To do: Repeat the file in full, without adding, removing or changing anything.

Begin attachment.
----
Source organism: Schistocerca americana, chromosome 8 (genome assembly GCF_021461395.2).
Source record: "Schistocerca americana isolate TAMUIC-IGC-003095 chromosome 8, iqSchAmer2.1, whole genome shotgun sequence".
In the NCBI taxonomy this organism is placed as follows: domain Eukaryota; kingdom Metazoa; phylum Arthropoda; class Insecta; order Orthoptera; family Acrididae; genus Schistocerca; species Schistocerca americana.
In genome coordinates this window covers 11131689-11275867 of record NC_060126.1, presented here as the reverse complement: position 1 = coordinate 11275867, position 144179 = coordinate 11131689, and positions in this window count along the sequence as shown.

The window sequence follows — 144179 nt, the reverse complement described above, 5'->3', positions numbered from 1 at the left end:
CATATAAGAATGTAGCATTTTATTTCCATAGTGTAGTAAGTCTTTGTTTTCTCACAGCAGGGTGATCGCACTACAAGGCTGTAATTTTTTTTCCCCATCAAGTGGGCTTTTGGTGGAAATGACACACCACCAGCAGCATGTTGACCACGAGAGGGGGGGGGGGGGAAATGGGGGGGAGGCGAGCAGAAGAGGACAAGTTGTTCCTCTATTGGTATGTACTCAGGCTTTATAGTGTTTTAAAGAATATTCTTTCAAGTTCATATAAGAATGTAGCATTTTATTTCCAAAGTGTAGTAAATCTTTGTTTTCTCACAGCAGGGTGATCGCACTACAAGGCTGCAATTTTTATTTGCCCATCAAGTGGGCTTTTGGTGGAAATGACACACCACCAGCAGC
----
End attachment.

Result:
Source organism: Schistocerca americana, chromosome 8 (genome assembly GCF_021461395.2).
Source record: "Schistocerca americana isolate TAMUIC-IGC-003095 chromosome 8, iqSchAmer2.1, whole genome shotgun sequence".
In the NCBI taxonomy this organism is placed as follows: domain Eukaryota; kingdom Metazoa; phylum Arthropoda; class Insecta; order Orthoptera; family Acrididae; genus Schistocerca; species Schistocerca americana.
In genome coordinates this window covers 11131689-11275867 of record NC_060126.1, presented here as the reverse complement: position 1 = coordinate 11275867, position 144179 = coordinate 11131689, and positions in this window count along the sequence as shown.

The window sequence follows — 144179 nt, the reverse complement described above, 5'->3', positions numbered from 1 at the left end:
CATATAAGAATGTAGCATTTTATTTCCATAGTGTAGTAAGTCTTTGTTTTCTCACAGCAGGGTGATCGCACTACAAGGCTGTAATTTTTTTTCCCCATCAAGTGGGCTTTTGGTGGAAATGACACACCACCAGCAGCATGTTGACCACGAGAGGGGGGGGGGGGGAAATGGGGGGGAGGCGAGCAGAAGAGGACAAGTTGTTCCTCTATTGGTATGTACTCAGGCTTTATAGTGTTTTAAAGAATATTCTTTCAAGTTCATATAAGAATGTAGCATTTTATTTCCAAAGTGTAGTAAATCTTTGTTTTCTCACAGCAGGGTGATCGCACTACAAGGCTGCAATTTTTATTTGCCCATCAAGTGGGCTTTTGGTGGAAATGACACACCACCAGCAGC